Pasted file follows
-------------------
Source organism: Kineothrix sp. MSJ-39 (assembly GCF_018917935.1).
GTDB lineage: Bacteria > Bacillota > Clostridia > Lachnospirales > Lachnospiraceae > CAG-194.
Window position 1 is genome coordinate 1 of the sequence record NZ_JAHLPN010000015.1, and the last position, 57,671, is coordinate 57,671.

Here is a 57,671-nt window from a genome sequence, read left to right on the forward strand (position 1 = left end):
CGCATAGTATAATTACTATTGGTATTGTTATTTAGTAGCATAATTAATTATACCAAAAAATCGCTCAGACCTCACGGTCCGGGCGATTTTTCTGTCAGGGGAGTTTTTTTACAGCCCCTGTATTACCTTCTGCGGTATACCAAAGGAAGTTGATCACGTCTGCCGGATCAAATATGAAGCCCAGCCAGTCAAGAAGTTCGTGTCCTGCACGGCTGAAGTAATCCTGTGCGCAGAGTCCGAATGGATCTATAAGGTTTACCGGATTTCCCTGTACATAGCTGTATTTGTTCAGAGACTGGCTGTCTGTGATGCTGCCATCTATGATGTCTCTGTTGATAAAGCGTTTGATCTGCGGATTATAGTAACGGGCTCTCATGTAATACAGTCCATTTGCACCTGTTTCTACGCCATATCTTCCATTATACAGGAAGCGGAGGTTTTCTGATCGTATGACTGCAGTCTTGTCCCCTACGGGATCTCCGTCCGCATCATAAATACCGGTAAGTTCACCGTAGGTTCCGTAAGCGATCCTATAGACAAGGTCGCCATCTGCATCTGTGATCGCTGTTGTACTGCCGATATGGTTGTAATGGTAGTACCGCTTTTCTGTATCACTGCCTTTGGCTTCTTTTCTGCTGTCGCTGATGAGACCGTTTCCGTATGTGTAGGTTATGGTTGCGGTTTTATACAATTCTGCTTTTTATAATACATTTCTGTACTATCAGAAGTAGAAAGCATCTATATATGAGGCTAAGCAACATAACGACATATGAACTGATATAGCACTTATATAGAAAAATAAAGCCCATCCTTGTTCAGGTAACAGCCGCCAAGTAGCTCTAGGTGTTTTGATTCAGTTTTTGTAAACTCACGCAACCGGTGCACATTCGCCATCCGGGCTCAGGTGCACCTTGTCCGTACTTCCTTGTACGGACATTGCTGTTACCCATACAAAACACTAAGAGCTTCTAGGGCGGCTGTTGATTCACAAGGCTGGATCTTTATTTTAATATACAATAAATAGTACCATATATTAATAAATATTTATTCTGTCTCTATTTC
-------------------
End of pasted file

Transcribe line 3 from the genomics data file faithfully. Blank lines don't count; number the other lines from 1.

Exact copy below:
Window position 1 is genome coordinate 1 of the sequence record NZ_JAHLPN010000015.1, and the last position, 57,671, is coordinate 57,671.